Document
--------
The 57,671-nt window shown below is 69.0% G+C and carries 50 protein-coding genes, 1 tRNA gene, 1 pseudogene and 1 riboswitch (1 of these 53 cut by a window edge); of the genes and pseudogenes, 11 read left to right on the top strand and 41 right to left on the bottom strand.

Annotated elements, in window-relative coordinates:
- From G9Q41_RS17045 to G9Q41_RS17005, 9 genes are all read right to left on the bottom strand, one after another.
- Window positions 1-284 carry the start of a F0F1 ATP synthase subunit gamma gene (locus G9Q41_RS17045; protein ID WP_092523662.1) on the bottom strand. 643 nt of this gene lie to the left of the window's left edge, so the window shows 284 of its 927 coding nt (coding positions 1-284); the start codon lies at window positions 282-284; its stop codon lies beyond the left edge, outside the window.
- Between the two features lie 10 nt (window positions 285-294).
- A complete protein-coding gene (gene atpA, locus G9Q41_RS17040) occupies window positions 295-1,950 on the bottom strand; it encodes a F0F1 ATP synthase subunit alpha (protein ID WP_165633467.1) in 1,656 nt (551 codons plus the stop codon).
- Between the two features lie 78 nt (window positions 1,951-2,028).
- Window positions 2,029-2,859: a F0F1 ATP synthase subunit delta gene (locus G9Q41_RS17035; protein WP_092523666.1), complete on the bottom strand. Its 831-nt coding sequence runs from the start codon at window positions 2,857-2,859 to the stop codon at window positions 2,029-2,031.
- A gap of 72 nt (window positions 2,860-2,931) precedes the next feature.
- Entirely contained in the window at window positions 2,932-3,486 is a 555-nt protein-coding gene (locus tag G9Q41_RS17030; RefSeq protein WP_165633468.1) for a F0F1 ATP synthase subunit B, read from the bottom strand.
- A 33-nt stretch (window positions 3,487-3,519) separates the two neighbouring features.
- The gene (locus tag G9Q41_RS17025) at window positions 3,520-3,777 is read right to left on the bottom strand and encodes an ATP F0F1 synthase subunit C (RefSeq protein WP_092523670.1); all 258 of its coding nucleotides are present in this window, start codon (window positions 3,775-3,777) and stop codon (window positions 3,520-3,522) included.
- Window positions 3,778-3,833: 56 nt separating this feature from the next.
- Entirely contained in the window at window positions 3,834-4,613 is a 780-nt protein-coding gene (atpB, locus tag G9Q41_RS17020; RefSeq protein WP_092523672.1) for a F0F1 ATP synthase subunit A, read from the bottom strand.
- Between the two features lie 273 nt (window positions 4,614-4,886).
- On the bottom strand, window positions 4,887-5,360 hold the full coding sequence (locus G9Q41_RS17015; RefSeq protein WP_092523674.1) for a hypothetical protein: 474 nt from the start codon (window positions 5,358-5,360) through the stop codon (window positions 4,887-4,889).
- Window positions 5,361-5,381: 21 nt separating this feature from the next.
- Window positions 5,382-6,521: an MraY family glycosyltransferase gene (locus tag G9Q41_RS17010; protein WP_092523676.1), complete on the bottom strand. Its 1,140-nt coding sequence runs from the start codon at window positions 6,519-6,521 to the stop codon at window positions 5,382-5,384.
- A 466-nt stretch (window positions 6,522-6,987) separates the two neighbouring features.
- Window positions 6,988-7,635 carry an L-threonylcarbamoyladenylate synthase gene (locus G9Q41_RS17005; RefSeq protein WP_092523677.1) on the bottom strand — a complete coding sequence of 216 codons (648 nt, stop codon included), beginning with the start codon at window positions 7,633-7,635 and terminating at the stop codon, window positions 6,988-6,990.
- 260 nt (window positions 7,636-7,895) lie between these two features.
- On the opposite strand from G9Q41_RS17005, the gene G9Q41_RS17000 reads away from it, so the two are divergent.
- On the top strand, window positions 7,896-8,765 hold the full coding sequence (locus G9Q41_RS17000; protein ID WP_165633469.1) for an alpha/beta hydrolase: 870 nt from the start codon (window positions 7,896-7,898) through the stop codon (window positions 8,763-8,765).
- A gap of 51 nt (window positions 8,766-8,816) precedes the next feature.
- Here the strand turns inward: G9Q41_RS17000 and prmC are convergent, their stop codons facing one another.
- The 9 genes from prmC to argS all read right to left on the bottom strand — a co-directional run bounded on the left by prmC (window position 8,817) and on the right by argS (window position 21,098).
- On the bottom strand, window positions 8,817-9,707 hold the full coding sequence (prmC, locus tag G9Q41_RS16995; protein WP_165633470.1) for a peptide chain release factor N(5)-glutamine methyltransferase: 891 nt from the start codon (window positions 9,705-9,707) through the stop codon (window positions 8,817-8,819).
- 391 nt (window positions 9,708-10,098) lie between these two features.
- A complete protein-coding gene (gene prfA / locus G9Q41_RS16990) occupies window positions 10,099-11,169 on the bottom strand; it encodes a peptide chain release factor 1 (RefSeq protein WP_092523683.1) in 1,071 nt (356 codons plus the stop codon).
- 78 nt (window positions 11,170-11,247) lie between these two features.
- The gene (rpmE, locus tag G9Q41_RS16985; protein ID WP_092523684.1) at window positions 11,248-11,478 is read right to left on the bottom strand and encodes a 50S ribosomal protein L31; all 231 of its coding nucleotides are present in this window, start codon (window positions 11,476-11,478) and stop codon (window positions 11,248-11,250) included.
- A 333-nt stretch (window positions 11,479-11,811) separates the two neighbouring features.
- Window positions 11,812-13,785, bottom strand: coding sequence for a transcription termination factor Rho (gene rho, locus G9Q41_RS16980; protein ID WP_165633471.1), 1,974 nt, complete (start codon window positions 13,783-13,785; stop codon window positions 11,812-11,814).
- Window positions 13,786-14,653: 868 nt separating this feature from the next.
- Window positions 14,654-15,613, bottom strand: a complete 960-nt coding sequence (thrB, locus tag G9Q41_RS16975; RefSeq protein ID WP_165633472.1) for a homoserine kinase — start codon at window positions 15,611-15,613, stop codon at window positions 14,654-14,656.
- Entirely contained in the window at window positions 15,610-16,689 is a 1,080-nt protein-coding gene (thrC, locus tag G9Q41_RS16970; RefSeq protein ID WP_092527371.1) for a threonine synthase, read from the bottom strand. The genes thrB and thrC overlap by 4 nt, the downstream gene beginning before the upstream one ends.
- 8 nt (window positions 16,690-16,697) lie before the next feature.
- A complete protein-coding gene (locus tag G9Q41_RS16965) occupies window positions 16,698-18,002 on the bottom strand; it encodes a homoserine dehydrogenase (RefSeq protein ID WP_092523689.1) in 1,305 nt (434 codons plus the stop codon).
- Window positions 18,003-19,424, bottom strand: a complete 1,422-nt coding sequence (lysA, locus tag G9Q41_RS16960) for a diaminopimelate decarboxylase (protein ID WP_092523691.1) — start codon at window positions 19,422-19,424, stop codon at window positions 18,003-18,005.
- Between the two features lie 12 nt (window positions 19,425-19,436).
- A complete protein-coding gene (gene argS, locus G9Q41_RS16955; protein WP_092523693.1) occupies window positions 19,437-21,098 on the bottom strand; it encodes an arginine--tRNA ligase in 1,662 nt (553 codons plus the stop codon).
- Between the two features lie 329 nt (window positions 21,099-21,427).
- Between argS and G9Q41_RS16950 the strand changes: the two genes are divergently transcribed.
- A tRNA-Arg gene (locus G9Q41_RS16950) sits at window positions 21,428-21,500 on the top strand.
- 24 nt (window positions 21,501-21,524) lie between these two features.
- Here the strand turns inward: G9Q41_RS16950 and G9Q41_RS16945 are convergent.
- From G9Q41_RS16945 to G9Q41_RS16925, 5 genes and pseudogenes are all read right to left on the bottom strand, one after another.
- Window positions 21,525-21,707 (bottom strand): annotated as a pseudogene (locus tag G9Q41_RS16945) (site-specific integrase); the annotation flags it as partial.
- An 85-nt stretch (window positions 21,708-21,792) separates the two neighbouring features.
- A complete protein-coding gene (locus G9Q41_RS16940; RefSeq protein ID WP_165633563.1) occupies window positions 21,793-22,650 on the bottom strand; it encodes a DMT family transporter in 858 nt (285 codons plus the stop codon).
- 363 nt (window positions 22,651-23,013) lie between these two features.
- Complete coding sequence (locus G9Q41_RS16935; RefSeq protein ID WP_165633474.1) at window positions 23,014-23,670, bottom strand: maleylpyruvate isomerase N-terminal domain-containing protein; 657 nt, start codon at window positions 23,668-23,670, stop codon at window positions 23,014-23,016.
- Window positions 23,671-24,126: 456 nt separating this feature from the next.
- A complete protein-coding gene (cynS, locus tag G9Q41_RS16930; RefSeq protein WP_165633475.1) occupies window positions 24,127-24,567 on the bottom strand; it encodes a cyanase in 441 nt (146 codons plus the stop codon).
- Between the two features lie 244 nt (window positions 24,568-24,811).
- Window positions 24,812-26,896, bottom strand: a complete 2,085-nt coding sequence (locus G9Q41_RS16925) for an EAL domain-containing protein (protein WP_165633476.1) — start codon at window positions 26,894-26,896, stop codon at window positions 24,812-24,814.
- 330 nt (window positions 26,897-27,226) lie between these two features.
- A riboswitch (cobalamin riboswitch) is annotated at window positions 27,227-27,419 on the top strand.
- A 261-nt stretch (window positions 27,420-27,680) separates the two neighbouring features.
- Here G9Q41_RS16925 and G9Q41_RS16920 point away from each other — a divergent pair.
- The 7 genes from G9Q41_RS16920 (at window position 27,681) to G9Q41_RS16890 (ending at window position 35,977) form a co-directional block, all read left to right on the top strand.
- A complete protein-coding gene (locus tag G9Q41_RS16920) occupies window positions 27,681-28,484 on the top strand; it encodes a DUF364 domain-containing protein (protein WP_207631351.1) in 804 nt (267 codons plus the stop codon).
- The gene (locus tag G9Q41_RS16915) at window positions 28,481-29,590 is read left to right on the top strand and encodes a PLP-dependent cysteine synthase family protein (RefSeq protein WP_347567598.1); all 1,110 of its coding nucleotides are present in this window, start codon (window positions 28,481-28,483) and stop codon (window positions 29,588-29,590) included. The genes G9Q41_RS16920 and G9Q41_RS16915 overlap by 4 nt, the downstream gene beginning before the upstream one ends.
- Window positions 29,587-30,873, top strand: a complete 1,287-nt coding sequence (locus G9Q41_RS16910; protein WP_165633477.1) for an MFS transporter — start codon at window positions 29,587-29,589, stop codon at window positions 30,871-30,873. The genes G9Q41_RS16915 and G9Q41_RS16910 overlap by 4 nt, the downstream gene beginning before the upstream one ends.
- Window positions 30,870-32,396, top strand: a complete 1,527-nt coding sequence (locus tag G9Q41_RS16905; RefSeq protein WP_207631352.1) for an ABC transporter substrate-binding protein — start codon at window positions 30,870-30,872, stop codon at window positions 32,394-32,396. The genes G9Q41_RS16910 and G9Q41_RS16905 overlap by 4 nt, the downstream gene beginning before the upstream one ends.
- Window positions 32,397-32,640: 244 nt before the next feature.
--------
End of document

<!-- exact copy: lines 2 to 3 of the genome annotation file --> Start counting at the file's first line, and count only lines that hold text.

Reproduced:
Annotated elements, in window-relative coordinates:
- From G9Q41_RS17045 to G9Q41_RS17005, 9 genes are all read right to left on the bottom strand, one after another.